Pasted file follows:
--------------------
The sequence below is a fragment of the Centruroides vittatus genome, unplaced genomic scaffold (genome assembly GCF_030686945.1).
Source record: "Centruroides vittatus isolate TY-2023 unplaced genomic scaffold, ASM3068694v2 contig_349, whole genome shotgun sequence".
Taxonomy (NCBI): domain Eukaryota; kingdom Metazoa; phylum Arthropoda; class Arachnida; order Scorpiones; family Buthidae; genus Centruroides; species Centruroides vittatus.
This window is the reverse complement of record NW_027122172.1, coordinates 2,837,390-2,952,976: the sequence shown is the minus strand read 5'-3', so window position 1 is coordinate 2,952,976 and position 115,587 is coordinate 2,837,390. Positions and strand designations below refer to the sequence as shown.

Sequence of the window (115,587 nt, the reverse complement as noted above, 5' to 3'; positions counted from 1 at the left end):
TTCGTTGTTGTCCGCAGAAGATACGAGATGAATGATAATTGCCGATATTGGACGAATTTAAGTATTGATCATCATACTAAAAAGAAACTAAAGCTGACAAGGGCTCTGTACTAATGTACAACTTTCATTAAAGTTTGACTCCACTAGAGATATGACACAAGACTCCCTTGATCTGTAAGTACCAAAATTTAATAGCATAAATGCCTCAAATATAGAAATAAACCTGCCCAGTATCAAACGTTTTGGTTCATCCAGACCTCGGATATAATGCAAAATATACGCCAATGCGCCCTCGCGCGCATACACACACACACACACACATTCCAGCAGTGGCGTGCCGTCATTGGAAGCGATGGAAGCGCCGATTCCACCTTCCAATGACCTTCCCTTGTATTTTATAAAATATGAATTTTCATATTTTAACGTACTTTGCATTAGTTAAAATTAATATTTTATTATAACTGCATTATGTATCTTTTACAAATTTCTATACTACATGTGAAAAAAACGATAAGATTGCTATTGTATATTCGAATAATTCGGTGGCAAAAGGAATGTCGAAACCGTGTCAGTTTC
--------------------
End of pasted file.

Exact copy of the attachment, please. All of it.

The sequence below is a fragment of the Centruroides vittatus genome, unplaced genomic scaffold (genome assembly GCF_030686945.1).
Source record: "Centruroides vittatus isolate TY-2023 unplaced genomic scaffold, ASM3068694v2 contig_349, whole genome shotgun sequence".
Taxonomy (NCBI): domain Eukaryota; kingdom Metazoa; phylum Arthropoda; class Arachnida; order Scorpiones; family Buthidae; genus Centruroides; species Centruroides vittatus.
This window is the reverse complement of record NW_027122172.1, coordinates 2,837,390-2,952,976: the sequence shown is the minus strand read 5'-3', so window position 1 is coordinate 2,952,976 and position 115,587 is coordinate 2,837,390. Positions and strand designations below refer to the sequence as shown.

Sequence of the window (115,587 nt, the reverse complement as noted above, 5' to 3'; positions counted from 1 at the left end):
TTCGTTGTTGTCCGCAGAAGATACGAGATGAATGATAATTGCCGATATTGGACGAATTTAAGTATTGATCATCATACTAAAAAGAAACTAAAGCTGACAAGGGCTCTGTACTAATGTACAACTTTCATTAAAGTTTGACTCCACTAGAGATATGACACAAGACTCCCTTGATCTGTAAGTACCAAAATTTAATAGCATAAATGCCTCAAATATAGAAATAAACCTGCCCAGTATCAAACGTTTTGGTTCATCCAGACCTCGGATATAATGCAAAATATACGCCAATGCGCCCTCGCGCGCATACACACACACACACACACATTCCAGCAGTGGCGTGCCGTCATTGGAAGCGATGGAAGCGCCGATTCCACCTTCCAATGACCTTCCCTTGTATTTTATAAAATATGAATTTTCATATTTTAACGTACTTTGCATTAGTTAAAATTAATATTTTATTATAACTGCATTATGTATCTTTTACAAATTTCTATACTACATGTGAAAAAAACGATAAGATTGCTATTGTATATTCGAATAATTCGGTGGCAAAAGGAATGTCGAAACCGTGTCAGTTTC